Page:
One of the benefits of surgical robotics is the potential to bring standardized precision to procedures performed almost anywhere and by almost anyone. However, most systems have focused on everything below the neck.
ForSight Robotics aims to bring the same advantages to eye surgery and has raised $10 million to embark on building a miniaturized system with the goal of bringing vision-correcting procedures to a wider population.
The seed round, backed by Eclipse Ventures and Mithril Capital, will support ForSight’s plans to integrate microsurgical robotics with computer vision and machine learning algorithms, which will study past eye procedures to help replicate the expertise held by ophthalmic surgeons facing high demand—with many countries only having a few to several dozen trained professionals per million people.
"Our goal is to democratize this highly sophisticated procedure, enabling patients around the world to easily access the treatment that can restore their vision," said ForSight’s co-founder and CEO, Daniel Glozman, who previously held roles at Medtronic Ventor Technologies, Magenta Medical, Diagnostic Robotics and Guide-X.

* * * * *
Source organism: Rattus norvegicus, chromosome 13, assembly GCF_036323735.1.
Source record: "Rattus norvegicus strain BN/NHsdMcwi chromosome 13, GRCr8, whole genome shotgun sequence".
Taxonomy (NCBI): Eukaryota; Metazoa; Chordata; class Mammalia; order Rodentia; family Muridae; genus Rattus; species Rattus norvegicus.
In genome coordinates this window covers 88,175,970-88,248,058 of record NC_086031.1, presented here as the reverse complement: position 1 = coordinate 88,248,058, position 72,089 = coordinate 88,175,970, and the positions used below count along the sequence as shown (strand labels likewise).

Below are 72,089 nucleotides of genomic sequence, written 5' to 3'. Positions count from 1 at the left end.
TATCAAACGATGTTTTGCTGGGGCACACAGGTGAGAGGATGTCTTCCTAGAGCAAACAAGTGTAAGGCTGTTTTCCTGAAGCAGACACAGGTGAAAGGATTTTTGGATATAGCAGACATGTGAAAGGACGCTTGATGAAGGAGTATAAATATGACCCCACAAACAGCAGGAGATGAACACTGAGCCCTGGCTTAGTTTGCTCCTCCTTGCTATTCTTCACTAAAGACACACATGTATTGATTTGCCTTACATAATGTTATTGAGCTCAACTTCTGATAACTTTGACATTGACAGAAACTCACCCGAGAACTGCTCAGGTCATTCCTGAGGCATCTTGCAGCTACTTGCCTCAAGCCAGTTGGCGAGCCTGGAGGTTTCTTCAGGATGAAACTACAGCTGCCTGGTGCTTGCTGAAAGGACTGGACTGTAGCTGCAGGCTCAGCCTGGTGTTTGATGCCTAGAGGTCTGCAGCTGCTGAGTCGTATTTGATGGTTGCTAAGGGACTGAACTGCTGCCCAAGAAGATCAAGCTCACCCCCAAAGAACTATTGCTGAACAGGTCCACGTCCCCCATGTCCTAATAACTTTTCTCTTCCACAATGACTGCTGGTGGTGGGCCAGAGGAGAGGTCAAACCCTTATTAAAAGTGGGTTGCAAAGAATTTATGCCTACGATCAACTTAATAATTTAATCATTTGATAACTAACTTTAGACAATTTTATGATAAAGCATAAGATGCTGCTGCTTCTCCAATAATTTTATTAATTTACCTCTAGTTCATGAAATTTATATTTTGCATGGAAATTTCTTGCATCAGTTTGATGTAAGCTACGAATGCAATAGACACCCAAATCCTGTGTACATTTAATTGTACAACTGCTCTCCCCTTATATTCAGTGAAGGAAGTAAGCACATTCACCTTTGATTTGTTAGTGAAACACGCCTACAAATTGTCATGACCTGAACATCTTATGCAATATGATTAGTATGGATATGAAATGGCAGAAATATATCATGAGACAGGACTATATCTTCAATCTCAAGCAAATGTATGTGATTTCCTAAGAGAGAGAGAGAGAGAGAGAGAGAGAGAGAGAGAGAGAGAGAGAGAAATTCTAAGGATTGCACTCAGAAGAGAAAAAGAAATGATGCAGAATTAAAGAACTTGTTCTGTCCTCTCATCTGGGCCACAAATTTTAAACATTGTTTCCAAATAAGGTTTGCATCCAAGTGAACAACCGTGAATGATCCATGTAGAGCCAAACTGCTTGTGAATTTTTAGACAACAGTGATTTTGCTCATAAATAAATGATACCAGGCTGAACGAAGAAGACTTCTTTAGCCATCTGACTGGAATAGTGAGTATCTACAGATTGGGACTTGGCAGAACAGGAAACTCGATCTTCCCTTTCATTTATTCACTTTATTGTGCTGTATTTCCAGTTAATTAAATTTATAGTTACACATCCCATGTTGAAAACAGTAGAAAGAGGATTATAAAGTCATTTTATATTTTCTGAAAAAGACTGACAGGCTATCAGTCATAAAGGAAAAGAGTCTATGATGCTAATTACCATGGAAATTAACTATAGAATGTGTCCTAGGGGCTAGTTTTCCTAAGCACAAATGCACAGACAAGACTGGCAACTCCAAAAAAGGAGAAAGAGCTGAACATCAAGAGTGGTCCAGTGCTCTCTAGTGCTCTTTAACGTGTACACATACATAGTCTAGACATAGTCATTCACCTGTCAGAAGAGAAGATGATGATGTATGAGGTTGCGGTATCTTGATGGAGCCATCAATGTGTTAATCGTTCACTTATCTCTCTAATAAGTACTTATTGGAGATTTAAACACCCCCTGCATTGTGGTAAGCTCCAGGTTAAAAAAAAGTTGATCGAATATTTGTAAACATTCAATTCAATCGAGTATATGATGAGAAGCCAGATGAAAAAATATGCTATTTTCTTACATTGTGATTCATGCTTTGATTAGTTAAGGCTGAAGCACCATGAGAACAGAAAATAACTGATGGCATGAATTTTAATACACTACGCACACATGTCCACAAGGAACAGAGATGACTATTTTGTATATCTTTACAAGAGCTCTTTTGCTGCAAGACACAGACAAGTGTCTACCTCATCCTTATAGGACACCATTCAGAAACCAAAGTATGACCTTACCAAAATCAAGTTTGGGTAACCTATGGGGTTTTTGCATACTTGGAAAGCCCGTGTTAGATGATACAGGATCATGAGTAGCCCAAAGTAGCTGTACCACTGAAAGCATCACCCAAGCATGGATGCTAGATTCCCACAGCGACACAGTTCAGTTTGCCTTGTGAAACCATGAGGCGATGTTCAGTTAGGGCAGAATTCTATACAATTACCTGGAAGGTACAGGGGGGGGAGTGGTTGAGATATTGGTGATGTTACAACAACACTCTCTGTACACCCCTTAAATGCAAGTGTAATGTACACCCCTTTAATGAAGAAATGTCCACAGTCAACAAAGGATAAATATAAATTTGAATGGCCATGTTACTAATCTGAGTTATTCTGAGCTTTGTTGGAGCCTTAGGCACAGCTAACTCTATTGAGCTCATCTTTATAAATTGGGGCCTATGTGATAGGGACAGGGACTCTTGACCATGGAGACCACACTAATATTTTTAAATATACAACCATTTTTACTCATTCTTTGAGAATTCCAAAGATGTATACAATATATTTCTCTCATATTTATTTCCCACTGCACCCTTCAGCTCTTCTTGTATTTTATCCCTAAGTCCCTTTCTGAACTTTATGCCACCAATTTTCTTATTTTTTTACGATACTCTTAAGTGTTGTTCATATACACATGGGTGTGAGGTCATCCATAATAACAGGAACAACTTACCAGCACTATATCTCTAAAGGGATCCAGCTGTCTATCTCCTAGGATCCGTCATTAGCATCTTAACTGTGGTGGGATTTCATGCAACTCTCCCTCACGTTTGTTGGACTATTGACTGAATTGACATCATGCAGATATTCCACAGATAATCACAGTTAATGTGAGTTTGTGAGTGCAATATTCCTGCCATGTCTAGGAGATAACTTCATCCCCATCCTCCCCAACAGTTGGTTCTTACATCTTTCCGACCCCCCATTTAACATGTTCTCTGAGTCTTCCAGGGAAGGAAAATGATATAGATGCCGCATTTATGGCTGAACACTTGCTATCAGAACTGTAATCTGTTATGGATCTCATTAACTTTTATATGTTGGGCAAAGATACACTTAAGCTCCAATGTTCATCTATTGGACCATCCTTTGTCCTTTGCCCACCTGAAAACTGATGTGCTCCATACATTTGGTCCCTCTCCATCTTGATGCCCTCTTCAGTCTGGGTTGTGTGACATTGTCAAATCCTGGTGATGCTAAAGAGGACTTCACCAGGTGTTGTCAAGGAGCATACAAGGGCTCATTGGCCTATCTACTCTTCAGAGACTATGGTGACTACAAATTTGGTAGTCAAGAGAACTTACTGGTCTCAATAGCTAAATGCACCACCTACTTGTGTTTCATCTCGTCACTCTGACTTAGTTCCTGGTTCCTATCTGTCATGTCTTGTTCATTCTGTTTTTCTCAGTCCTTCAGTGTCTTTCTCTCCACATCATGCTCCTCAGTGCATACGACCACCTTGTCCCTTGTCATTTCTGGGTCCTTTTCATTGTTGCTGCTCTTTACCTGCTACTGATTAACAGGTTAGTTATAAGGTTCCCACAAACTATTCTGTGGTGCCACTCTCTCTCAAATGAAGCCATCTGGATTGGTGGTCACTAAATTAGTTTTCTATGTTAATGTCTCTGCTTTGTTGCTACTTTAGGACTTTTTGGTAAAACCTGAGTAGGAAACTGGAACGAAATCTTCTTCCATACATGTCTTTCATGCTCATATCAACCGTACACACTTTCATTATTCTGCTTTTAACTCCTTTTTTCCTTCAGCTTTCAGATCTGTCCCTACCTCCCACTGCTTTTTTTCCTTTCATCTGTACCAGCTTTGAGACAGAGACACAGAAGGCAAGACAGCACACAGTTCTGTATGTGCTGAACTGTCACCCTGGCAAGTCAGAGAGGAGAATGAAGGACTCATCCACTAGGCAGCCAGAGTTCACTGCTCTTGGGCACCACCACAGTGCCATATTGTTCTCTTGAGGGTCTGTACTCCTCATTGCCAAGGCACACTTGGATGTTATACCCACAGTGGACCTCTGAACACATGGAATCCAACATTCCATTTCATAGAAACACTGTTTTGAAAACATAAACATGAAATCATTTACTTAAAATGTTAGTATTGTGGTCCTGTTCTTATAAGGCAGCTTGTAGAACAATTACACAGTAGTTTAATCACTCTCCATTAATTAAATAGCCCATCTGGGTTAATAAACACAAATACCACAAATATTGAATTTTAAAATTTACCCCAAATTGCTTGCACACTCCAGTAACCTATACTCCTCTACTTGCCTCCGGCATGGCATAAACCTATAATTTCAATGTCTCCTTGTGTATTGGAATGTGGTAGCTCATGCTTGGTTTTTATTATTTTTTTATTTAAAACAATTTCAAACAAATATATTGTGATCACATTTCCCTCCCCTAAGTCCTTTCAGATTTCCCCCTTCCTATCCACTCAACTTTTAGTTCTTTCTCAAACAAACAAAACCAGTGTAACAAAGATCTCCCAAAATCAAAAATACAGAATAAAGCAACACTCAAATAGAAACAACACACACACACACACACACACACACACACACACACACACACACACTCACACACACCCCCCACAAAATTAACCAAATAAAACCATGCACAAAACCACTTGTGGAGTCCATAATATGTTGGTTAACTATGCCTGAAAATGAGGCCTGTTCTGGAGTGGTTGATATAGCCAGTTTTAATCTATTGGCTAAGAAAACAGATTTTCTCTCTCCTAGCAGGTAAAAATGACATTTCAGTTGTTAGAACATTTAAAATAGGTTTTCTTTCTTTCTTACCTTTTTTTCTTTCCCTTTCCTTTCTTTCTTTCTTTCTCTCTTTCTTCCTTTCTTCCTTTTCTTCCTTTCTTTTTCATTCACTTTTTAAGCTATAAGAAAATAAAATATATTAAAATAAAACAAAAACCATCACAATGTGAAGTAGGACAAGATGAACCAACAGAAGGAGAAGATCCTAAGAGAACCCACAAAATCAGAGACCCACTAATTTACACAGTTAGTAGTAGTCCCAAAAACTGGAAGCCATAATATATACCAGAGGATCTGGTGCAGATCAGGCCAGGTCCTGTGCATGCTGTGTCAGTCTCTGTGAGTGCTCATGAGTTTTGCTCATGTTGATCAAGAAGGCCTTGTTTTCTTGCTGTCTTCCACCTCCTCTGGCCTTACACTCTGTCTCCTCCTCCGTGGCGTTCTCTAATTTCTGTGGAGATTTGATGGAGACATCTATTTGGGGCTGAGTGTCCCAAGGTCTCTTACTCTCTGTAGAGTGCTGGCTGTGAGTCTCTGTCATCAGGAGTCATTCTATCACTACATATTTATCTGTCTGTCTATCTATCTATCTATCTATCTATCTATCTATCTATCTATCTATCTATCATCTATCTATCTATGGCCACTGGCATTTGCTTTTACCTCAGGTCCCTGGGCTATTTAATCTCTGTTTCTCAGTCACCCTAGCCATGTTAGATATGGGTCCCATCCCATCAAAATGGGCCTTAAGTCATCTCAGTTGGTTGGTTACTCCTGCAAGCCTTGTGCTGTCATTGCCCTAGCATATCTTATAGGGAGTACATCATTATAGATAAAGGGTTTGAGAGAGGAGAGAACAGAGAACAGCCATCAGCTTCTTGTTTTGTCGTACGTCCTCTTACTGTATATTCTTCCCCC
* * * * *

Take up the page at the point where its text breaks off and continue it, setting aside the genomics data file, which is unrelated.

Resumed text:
The company was also co-founded by Moshe Shoham, who previously established Mazor Robotics before its acquisition by Medtronic, and Joseph Nathan, who helped lead healthcare commercialization at the Technion Israel Institute of Technology and directed new venture work at the center’s Alfred Mann Institute.
Meanwhile, the Israel-based company’s strategic advisory board includes robotics pioneer Fred Moll, M.D., co-founder of Intuitive Surgical and Auris Health, plus Mako Surgical and Magic Leap co-founder Rony Abovitz and Mithril co-founder Ajay Royan.
“As populations grow and age, robotically assisted surgery is an essential tool to simultaneously advance technique and broaden access to top-tier medical expertise,” Royan said. “ForSight’s mission will benefit hundreds of millions around the world.”
The company’s platform aims to provide surgeons with full freedom of movement while manipulating tools with precise movements amounting to a few microns combined with 3D imaging and real-time guidance.